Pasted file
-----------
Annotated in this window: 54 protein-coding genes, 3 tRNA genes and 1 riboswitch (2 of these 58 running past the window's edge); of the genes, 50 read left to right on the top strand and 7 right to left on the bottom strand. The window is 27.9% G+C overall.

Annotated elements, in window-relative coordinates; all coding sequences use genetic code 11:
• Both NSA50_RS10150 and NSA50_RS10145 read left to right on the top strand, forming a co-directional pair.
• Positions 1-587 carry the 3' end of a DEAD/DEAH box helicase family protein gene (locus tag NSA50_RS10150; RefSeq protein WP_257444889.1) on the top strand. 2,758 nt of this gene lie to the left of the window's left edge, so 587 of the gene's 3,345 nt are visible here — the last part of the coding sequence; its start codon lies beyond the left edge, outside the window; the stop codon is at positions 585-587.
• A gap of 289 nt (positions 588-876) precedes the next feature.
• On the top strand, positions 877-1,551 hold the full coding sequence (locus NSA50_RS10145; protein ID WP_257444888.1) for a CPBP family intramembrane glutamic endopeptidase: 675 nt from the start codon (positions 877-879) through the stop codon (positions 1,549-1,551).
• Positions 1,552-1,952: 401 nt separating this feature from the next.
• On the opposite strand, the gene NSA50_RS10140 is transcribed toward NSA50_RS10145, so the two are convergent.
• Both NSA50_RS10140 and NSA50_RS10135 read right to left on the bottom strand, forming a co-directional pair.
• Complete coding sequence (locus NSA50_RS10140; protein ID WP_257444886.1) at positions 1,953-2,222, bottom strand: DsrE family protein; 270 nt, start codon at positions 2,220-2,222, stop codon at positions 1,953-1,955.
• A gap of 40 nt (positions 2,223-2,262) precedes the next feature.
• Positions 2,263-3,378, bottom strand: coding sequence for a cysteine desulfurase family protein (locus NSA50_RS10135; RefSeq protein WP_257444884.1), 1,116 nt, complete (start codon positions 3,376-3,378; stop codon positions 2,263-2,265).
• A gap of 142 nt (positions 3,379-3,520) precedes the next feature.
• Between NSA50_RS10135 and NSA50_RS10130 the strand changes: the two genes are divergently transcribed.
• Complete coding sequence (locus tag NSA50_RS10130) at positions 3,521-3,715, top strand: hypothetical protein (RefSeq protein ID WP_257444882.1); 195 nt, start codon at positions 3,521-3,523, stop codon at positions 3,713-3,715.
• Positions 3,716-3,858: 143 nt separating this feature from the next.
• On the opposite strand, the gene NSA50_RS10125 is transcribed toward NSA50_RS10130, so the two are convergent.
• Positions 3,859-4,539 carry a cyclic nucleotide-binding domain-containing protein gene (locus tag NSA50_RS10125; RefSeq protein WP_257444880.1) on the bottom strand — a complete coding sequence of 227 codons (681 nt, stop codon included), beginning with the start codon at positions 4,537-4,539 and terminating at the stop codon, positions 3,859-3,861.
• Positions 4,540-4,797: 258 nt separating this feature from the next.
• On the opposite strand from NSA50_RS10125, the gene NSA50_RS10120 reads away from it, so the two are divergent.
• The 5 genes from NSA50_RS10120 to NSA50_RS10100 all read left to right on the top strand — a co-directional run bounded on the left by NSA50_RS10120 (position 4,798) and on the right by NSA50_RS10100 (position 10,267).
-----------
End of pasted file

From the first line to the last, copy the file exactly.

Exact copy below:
Annotated in this window: 54 protein-coding genes, 3 tRNA genes and 1 riboswitch (2 of these 58 running past the window's edge); of the genes, 50 read left to right on the top strand and 7 right to left on the bottom strand. The window is 27.9% G+C overall.

Annotated elements, in window-relative coordinates; all coding sequences use genetic code 11:
• Both NSA50_RS10150 and NSA50_RS10145 read left to right on the top strand, forming a co-directional pair.
• Positions 1-587 carry the 3' end of a DEAD/DEAH box helicase family protein gene (locus tag NSA50_RS10150; RefSeq protein WP_257444889.1) on the top strand. 2,758 nt of this gene lie to the left of the window's left edge, so 587 of the gene's 3,345 nt are visible here — the last part of the coding sequence; its start codon lies beyond the left edge, outside the window; the stop codon is at positions 585-587.
• A gap of 289 nt (positions 588-876) precedes the next feature.
• On the top strand, positions 877-1,551 hold the full coding sequence (locus NSA50_RS10145; protein ID WP_257444888.1) for a CPBP family intramembrane glutamic endopeptidase: 675 nt from the start codon (positions 877-879) through the stop codon (positions 1,549-1,551).
• Positions 1,552-1,952: 401 nt separating this feature from the next.
• On the opposite strand, the gene NSA50_RS10140 is transcribed toward NSA50_RS10145, so the two are convergent.
• Both NSA50_RS10140 and NSA50_RS10135 read right to left on the bottom strand, forming a co-directional pair.
• Complete coding sequence (locus NSA50_RS10140; protein ID WP_257444886.1) at positions 1,953-2,222, bottom strand: DsrE family protein; 270 nt, start codon at positions 2,220-2,222, stop codon at positions 1,953-1,955.
• A gap of 40 nt (positions 2,223-2,262) precedes the next feature.
• Positions 2,263-3,378, bottom strand: coding sequence for a cysteine desulfurase family protein (locus NSA50_RS10135; RefSeq protein WP_257444884.1), 1,116 nt, complete (start codon positions 3,376-3,378; stop codon positions 2,263-2,265).
• A gap of 142 nt (positions 3,379-3,520) precedes the next feature.
• Between NSA50_RS10135 and NSA50_RS10130 the strand changes: the two genes are divergently transcribed.
• Complete coding sequence (locus tag NSA50_RS10130) at positions 3,521-3,715, top strand: hypothetical protein (RefSeq protein ID WP_257444882.1); 195 nt, start codon at positions 3,521-3,523, stop codon at positions 3,713-3,715.
• Positions 3,716-3,858: 143 nt separating this feature from the next.
• On the opposite strand, the gene NSA50_RS10125 is transcribed toward NSA50_RS10130, so the two are convergent.
• Positions 3,859-4,539 carry a cyclic nucleotide-binding domain-containing protein gene (locus tag NSA50_RS10125; RefSeq protein WP_257444880.1) on the bottom strand — a complete coding sequence of 227 codons (681 nt, stop codon included), beginning with the start codon at positions 4,537-4,539 and terminating at the stop codon, positions 3,859-3,861.
• Positions 4,540-4,797: 258 nt separating this feature from the next.
• On the opposite strand from NSA50_RS10125, the gene NSA50_RS10120 reads away from it, so the two are divergent.
• The 5 genes from NSA50_RS10120 to NSA50_RS10100 all read left to right on the top strand — a co-directional run bounded on the left by NSA50_RS10120 (position 4,798) and on the right by NSA50_RS10100 (position 10,267).